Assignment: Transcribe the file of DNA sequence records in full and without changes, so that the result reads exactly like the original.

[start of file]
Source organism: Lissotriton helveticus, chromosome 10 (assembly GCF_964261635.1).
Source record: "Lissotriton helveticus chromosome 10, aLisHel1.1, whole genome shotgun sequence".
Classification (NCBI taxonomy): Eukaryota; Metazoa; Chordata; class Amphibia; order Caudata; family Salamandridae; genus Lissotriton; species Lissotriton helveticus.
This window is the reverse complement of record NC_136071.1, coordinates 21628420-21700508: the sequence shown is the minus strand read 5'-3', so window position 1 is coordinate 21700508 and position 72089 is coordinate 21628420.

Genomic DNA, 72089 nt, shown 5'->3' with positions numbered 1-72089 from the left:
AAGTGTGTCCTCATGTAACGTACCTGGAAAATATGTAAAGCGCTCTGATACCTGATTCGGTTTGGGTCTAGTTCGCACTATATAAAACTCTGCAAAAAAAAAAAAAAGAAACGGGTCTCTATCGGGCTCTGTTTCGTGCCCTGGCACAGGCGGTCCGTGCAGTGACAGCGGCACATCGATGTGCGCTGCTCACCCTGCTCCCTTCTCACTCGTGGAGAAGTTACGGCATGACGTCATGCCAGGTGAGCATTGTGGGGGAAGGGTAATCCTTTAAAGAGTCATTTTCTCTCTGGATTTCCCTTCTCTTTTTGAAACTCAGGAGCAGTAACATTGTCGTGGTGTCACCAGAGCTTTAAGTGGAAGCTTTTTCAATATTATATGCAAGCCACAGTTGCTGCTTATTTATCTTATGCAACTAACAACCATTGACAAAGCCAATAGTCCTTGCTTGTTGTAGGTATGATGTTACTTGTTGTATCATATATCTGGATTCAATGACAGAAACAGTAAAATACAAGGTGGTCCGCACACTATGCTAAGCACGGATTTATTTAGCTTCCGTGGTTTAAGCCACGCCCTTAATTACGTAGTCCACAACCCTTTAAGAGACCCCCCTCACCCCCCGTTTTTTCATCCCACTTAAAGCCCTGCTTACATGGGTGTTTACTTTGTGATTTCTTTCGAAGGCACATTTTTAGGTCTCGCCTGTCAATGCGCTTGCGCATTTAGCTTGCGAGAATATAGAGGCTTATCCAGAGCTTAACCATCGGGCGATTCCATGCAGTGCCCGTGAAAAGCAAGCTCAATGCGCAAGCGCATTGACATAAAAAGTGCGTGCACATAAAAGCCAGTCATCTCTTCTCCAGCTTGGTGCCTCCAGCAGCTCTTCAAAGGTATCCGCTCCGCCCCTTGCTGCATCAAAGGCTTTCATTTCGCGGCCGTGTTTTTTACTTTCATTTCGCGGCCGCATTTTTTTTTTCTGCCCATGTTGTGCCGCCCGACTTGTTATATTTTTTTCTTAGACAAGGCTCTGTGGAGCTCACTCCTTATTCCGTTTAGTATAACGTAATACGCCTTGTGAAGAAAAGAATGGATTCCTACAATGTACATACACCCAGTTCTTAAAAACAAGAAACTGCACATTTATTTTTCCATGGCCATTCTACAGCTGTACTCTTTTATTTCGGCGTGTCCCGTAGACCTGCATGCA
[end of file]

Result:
Source organism: Lissotriton helveticus, chromosome 10 (assembly GCF_964261635.1).
Source record: "Lissotriton helveticus chromosome 10, aLisHel1.1, whole genome shotgun sequence".
Classification (NCBI taxonomy): Eukaryota; Metazoa; Chordata; class Amphibia; order Caudata; family Salamandridae; genus Lissotriton; species Lissotriton helveticus.
This window is the reverse complement of record NC_136071.1, coordinates 21628420-21700508: the sequence shown is the minus strand read 5'-3', so window position 1 is coordinate 21700508 and position 72089 is coordinate 21628420.

Genomic DNA, 72089 nt, shown 5'->3' with positions numbered 1-72089 from the left:
AAGTGTGTCCTCATGTAACGTACCTGGAAAATATGTAAAGCGCTCTGATACCTGATTCGGTTTGGGTCTAGTTCGCACTATATAAAACTCTGCAAAAAAAAAAAAAAGAAACGGGTCTCTATCGGGCTCTGTTTCGTGCCCTGGCACAGGCGGTCCGTGCAGTGACAGCGGCACATCGATGTGCGCTGCTCACCCTGCTCCCTTCTCACTCGTGGAGAAGTTACGGCATGACGTCATGCCAGGTGAGCATTGTGGGGGAAGGGTAATCCTTTAAAGAGTCATTTTCTCTCTGGATTTCCCTTCTCTTTTTGAAACTCAGGAGCAGTAACATTGTCGTGGTGTCACCAGAGCTTTAAGTGGAAGCTTTTTCAATATTATATGCAAGCCACAGTTGCTGCTTATTTATCTTATGCAACTAACAACCATTGACAAAGCCAATAGTCCTTGCTTGTTGTAGGTATGATGTTACTTGTTGTATCATATATCTGGATTCAATGACAGAAACAGTAAAATACAAGGTGGTCCGCACACTATGCTAAGCACGGATTTATTTAGCTTCCGTGGTTTAAGCCACGCCCTTAATTACGTAGTCCACAACCCTTTAAGAGACCCCCCTCACCCCCCGTTTTTTCATCCCACTTAAAGCCCTGCTTACATGGGTGTTTACTTTGTGATTTCTTTCGAAGGCACATTTTTAGGTCTCGCCTGTCAATGCGCTTGCGCATTTAGCTTGCGAGAATATAGAGGCTTATCCAGAGCTTAACCATCGGGCGATTCCATGCAGTGCCCGTGAAAAGCAAGCTCAATGCGCAAGCGCATTGACATAAAAAGTGCGTGCACATAAAAGCCAGTCATCTCTTCTCCAGCTTGGTGCCTCCAGCAGCTCTTCAAAGGTATCCGCTCCGCCCCTTGCTGCATCAAAGGCTTTCATTTCGCGGCCGTGTTTTTTACTTTCATTTCGCGGCCGCATTTTTTTTTTCTGCCCATGTTGTGCCGCCCGACTTGTTATATTTTTTTCTTAGACAAGGCTCTGTGGAGCTCACTCCTTATTCCGTTTAGTATAACGTAATACGCCTTGTGAAGAAAAGAATGGATTCCTACAATGTACATACACCCAGTTCTTAAAAACAAGAAACTGCACATTTATTTTTCCATGGCCATTCTACAGCTGTACTCTTTTATTTCGGCGTGTCCCGTAGACCTGCATGCA